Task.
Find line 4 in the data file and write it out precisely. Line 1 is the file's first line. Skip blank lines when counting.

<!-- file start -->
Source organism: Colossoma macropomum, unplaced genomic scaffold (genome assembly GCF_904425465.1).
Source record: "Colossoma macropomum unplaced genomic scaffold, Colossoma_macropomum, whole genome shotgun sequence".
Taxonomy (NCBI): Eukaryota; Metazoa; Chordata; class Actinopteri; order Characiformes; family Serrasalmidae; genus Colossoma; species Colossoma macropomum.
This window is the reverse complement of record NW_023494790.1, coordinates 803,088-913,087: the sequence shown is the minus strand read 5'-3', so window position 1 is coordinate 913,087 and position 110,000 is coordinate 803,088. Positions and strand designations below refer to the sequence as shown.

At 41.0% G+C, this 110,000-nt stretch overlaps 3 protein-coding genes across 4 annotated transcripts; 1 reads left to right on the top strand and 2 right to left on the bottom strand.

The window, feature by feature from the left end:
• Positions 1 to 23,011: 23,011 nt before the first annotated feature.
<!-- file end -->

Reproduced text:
This window is the reverse complement of record NW_023494790.1, coordinates 803,088-913,087: the sequence shown is the minus strand read 5'-3', so window position 1 is coordinate 913,087 and position 110,000 is coordinate 803,088. Positions and strand designations below refer to the sequence as shown.